Gothenburg Greats given freedom of city 40 years after Real Madrid triumph

The Dons heroes that defeated the mighty Real Madrid in Sweden were honoured in a special ceremony at Pittodrie.

Members of Aberdeen’s 1983 Cup Winners’ Cup conquering squad have been awarded the freedom of the city at a special ceremony.

The Dons defeated Real Madrid, the last side to do so in the final of a European competition, 2-1 at Gothenburg’s Ullevi Stadium on May 11, 1983.

Thousands of members of the Pittodrie faithful made the trip to Sweden by air, land and sea to watch as goals from Eric Black and John Hewitt secured a famous upset for Sir Alex Ferguson’s side.

Aberdeen captain Willie Miller holds aloft the Cup winners Cup in 1983.SNS Group

Former players including captain Willie Miller and former Scotland managers Alex McLeish and Gordon Strachan were among those to receive the honour on the pitch in front of hundreds of fans.

Manager Ferguson, who had already been awarded the freedom of the city, was unable to attend the ceremony, but described the occasion as “wonderful” in a specially-recorded message.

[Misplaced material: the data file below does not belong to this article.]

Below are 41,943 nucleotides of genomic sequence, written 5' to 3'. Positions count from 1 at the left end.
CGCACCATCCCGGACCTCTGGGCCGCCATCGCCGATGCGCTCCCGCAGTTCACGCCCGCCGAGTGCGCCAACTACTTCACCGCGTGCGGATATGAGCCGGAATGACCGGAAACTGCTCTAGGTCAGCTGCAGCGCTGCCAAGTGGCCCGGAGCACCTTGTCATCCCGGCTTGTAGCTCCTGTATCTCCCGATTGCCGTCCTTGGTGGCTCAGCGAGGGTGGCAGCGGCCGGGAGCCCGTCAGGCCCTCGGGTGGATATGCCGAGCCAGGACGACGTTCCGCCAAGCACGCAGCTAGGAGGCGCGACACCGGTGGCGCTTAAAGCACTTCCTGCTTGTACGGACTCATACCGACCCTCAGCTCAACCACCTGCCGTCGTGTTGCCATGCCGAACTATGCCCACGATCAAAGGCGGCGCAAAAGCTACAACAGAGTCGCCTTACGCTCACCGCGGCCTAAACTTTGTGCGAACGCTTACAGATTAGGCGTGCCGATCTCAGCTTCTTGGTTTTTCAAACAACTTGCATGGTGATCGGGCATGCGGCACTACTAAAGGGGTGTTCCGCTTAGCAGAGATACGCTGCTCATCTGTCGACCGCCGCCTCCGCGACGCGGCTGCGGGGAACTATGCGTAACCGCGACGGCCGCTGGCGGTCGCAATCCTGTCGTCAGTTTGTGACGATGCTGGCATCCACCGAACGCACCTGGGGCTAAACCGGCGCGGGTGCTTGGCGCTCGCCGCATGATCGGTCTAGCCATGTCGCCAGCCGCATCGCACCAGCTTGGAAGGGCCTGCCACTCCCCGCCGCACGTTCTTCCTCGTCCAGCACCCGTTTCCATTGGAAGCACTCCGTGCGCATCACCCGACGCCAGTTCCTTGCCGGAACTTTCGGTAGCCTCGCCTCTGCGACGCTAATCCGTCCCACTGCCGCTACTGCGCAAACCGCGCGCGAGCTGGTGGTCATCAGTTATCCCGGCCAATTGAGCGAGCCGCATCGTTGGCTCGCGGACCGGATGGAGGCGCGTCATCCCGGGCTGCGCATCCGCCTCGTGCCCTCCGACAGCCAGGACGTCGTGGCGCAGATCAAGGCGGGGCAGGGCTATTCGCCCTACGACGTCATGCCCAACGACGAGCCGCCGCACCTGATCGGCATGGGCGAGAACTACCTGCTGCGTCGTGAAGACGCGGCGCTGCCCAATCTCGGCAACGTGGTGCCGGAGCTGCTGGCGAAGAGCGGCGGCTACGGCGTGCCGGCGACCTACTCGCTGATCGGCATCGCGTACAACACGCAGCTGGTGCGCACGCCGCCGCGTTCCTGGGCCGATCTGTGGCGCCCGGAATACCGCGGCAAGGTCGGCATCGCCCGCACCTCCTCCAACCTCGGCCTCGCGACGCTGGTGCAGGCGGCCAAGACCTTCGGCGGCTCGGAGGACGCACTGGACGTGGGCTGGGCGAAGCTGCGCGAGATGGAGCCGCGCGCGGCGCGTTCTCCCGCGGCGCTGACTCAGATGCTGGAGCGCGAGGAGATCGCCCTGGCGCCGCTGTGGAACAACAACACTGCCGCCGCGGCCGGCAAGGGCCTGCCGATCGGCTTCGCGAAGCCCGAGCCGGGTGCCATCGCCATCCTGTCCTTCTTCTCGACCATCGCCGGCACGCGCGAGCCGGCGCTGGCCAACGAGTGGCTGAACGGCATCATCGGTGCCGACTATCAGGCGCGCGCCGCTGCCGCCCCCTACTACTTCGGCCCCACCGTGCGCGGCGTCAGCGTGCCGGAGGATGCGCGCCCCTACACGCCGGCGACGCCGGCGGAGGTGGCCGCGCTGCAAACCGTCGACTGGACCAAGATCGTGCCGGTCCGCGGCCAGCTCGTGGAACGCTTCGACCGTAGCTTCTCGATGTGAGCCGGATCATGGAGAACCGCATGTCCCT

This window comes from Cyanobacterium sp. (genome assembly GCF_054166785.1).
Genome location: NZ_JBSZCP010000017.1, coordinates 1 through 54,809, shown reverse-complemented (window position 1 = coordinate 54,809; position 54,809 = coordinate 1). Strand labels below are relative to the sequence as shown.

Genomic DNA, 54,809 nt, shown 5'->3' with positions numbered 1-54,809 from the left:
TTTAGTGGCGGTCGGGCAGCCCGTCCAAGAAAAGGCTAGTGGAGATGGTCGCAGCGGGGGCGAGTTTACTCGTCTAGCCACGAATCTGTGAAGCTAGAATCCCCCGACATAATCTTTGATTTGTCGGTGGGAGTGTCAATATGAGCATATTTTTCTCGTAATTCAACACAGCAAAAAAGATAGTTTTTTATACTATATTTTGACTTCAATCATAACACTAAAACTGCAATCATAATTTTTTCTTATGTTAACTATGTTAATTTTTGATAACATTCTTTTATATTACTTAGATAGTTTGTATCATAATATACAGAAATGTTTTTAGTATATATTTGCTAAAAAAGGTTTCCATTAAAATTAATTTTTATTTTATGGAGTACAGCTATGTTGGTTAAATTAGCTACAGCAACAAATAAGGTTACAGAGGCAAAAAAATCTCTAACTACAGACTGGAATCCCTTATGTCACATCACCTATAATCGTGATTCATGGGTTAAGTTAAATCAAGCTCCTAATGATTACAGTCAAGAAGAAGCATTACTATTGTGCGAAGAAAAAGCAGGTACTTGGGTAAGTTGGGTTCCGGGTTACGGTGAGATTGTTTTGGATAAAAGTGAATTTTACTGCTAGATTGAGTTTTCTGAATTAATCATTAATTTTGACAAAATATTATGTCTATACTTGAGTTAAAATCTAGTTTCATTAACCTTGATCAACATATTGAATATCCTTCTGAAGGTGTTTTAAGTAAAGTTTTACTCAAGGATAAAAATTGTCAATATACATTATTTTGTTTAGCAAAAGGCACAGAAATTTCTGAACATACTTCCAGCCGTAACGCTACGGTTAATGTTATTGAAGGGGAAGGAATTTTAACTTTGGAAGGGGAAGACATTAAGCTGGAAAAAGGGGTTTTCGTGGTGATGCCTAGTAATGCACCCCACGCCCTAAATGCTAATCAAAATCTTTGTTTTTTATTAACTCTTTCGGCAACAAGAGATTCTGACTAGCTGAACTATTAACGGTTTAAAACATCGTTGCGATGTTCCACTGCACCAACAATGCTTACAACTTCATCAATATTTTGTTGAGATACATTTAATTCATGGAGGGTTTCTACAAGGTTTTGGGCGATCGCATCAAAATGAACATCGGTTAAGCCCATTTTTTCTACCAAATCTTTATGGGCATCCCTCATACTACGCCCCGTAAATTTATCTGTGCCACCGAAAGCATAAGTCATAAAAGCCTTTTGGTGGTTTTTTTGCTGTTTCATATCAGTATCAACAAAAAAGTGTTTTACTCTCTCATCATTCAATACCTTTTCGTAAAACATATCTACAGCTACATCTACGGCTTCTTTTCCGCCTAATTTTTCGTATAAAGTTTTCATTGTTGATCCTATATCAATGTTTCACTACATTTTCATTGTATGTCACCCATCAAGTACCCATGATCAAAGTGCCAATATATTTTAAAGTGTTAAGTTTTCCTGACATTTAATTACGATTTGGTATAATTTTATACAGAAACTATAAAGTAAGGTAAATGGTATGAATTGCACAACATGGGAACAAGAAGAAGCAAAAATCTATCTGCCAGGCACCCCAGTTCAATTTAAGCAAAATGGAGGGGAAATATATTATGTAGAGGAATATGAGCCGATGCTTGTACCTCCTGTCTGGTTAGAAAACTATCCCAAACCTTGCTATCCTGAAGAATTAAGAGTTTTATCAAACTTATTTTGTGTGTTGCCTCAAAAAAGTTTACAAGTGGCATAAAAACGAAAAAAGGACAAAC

“I think back to 40 years ago and who can forget that memorable night?” he said.

“The players were fantastic, the support was fantastic, thousands of them on the boat, the St Clair going across the North Sea.

Aberdeen chairman Dave Cormack accepted the honour on behalf of the club.

“Aberdeen were the last team to beat Real Madrid in a European final, 40 years ago. So well done to the players, well done to the club and thank you.”

READ MORE: Gothenburg Greats: How Aberdeen made history with Cup Winners’ Cup win

The Dons followed up their historic win in Sweden with another later that year, beating European Cup winners Hamburg of Germany in the Super Cup.

That marked the last time a Scottish club lifted a European trophy.

Current chairman Dave Cormack – who will watch the current side continue their chase for European football against Hibernian in the Scottish Premiership on Saturday – described the award as “humbling”.

He added it was the “highest honour” the club could hope to receive.

Aberdeen’s Lord Provost, David Cameron, said: “It’s a fitting tribute that we can confer the freedom of the city to the Gothenburg greats during the 40th anniversary celebrations of that famous night.”

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